Trademark disputes and solutions
Trademark disputes and solutions
Trademark disputes are conflicts, disagreements and conflicts of rights and interests between two or more parties related to one or more registered trademarks in which the parties believe that the mark belongs to own rights and the use of the other party’s trademark has affected their legitimate rights and interests.
Common types of trademark disputes
– Firstly, disputes may arise during the search and registration of trademark protection.
Disputes in the process of establishing rights to trademarks often arise when there are many identical or similar marks with the same application for protection, or on the basis of a third party’s application against the registration office. signing to establish IP rights on opposition to the application, termination or invalidation of a protection title of another mark as prescribed by law.
– Second, disputes arising in the process of exploitation and use; often due to unfair competition.
This is the most common type of trademark dispute in practice and is also much more complicated than the dispute in the stage of establishing rights. Usually, a dispute in the course of using a trademark occurs when there is an infringement of the exclusive right established for that mark without the permission of the trademark owner or any licensor. .
Trademark Dispute Resolution Methods
– Settlement of trademark disputes by means of conciliation and negotiation: When being infringed on the rights and interests of its registered trademark, the infringing party has the right to request the infringing party to terminate the trademark. stop violations and compensate for damage caused by violations.
The method of conciliation and negotiation is simple, effective, fast, convenient, and inexpensive for the parties. The parties to a dispute can also protect their own reputation and protect business secrets. However, enforcement is not guaranteed by the mandatory mechanism, so it may not give the desired results.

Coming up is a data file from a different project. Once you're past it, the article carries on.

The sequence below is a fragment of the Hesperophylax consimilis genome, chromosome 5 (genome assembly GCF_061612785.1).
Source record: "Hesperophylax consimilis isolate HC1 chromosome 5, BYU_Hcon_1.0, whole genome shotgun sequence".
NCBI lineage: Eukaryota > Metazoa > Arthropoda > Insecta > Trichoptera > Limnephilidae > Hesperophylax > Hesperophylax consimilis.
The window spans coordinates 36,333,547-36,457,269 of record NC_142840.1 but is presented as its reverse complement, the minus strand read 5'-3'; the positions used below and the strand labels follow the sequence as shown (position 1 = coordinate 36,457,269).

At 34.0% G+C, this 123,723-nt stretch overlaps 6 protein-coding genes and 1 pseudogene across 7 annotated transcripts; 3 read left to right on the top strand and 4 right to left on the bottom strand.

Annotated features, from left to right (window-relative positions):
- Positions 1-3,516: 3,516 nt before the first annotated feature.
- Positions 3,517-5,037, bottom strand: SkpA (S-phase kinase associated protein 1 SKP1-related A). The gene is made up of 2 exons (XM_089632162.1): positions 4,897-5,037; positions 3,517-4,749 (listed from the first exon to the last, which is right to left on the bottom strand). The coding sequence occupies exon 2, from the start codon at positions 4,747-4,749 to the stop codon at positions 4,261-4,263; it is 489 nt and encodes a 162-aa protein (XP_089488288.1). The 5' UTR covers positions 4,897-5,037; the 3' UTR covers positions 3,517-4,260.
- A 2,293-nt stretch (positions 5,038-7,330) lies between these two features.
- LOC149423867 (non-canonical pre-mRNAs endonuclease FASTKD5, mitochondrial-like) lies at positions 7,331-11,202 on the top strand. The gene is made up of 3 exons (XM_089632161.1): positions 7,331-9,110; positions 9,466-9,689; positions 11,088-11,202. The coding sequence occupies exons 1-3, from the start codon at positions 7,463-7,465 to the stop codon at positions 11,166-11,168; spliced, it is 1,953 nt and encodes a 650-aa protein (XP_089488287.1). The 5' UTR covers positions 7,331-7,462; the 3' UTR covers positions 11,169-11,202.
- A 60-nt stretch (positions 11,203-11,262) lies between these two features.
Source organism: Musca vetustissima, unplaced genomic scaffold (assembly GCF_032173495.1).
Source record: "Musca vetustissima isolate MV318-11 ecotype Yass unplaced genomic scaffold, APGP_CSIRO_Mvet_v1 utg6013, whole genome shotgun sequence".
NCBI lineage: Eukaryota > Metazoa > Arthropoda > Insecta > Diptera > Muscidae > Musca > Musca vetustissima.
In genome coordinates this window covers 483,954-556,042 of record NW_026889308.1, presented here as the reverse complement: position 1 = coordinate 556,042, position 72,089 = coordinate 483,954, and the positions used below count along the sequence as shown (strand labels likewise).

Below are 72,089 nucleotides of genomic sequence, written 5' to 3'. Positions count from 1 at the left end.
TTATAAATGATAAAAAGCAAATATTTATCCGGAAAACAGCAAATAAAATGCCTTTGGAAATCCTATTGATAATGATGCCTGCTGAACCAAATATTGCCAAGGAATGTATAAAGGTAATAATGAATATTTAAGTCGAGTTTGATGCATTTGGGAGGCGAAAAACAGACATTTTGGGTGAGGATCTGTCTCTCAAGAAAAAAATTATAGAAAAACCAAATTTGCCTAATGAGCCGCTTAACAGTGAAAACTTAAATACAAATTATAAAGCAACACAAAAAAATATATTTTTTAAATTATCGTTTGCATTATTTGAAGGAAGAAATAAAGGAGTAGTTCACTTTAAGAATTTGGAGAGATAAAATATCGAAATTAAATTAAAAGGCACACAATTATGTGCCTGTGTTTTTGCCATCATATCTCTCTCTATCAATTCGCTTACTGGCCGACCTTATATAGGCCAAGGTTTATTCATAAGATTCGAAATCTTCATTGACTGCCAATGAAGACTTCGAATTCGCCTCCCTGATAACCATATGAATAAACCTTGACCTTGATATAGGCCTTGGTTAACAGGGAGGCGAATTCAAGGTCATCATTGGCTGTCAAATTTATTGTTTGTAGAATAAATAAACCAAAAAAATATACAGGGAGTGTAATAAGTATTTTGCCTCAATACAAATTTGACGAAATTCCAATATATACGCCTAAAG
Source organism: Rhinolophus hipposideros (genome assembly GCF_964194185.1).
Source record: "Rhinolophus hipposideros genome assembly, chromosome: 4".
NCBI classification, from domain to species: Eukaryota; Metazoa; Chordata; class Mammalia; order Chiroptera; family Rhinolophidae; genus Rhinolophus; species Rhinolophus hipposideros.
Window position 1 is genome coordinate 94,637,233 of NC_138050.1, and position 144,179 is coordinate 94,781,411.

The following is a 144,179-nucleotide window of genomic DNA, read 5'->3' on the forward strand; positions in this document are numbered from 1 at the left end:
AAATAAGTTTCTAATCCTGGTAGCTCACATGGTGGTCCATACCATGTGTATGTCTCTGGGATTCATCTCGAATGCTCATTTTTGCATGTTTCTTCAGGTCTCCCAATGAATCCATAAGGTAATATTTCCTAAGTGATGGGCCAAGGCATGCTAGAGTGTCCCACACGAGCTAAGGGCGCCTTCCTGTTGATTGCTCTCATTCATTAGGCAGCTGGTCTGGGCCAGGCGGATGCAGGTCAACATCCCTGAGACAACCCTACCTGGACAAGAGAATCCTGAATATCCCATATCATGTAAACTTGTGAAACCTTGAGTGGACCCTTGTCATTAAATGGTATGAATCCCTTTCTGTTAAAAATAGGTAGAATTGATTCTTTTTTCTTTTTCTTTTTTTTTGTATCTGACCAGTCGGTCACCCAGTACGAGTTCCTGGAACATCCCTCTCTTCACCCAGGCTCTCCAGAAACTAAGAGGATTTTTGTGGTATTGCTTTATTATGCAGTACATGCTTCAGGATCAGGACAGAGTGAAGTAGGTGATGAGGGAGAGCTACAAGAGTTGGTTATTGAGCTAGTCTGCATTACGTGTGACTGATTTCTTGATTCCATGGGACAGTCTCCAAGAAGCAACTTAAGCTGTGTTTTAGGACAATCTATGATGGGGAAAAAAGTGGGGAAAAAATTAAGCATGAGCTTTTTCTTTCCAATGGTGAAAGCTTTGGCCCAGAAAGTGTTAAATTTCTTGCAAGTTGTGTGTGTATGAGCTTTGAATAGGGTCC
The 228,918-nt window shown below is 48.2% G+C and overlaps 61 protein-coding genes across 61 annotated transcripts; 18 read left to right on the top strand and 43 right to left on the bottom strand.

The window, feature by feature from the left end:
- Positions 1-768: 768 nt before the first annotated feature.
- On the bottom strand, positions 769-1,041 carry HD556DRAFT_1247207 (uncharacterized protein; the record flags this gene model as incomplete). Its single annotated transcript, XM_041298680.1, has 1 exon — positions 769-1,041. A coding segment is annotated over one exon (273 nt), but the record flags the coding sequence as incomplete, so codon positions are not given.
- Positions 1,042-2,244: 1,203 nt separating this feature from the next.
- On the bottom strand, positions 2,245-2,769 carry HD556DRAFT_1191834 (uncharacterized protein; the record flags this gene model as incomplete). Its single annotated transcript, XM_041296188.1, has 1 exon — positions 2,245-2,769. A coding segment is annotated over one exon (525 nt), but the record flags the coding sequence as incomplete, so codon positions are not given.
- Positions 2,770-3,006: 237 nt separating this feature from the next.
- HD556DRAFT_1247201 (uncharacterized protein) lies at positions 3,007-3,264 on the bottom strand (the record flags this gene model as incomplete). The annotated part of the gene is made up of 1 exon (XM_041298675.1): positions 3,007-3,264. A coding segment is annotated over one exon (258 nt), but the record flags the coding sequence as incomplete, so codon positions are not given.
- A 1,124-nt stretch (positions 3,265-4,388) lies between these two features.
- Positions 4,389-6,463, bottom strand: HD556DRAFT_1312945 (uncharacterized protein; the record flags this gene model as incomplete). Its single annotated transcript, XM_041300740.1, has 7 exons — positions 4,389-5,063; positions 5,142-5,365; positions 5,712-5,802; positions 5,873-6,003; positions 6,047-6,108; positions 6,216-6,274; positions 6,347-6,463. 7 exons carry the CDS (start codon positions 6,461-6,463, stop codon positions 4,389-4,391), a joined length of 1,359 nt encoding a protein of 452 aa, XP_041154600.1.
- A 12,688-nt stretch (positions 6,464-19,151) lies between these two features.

– To settle trademark disputes by initiating lawsuits in court when the two parties cannot negotiate a settlement, the infringing party has the right to sue the infringing party to the Court according to the civil procedure law.
For this method, the decision is obligatory by the parties, otherwise enforcement will be enforced. Therefore, the problem of stopping violations will be solved almost completely. However, it is time consuming and costly. Court decisions are often appealed, leading to prolonged or even delayed proceedings, greatly affecting businesses.
Procedure for filing a lawsuit:
Step 1: Prepare the petition file
– The petitioner prepares a lawsuit petition, the contents of the lawsuit petition must contain the contents specified in Article 164 of the Civil Procedure Code.
– Documents attached to the petition (evidence to prove that your claim is grounded and lawful).
Evidence to prove the right holder (protection title, national register of industrial property). Evidence evidencing infringement of rights, such as: descriptive documents, related specimens and artifacts representing the protected object; samples, related artifacts, photos and video recordings of products; explanation and comparison between the product under consideration and the protected object; minutes, testimonies, other documents to prove infringement and written conclusions on intellectual property assessment (if any).
Step 2: File a lawsuit at the Court
Step 3: The court considers and accepts the settlement
Within five working days after receiving the lawsuit petition, the Court must consider and issue one of the following decisions:
– To accept the case if the case falls under its handling competence;
– If the lawsuit is not under the jurisdiction of the Court, the lawsuit petition must be transferred to the competent Court and notified to the petitioner.
In addition, the trademark owner has the right to request the Court to apply provisional urgent measures in the following cases:
- There is a danger of irreparable damage to the intellectual property right holder;
- Goods suspected of infringing upon intellectual property rights or evidence related to acts of infringing upon intellectual property rights are at risk of being dispersed or destroyed if not promptly protected.
- Temporary emergency measures applied to suspected trademark infringing goods include:
- Seal; prohibit changes to the status quo; movement is prohibited;
- Prohibit transfer of ownership.
Please contact us immediately for advice:
Vieltink Law Firm
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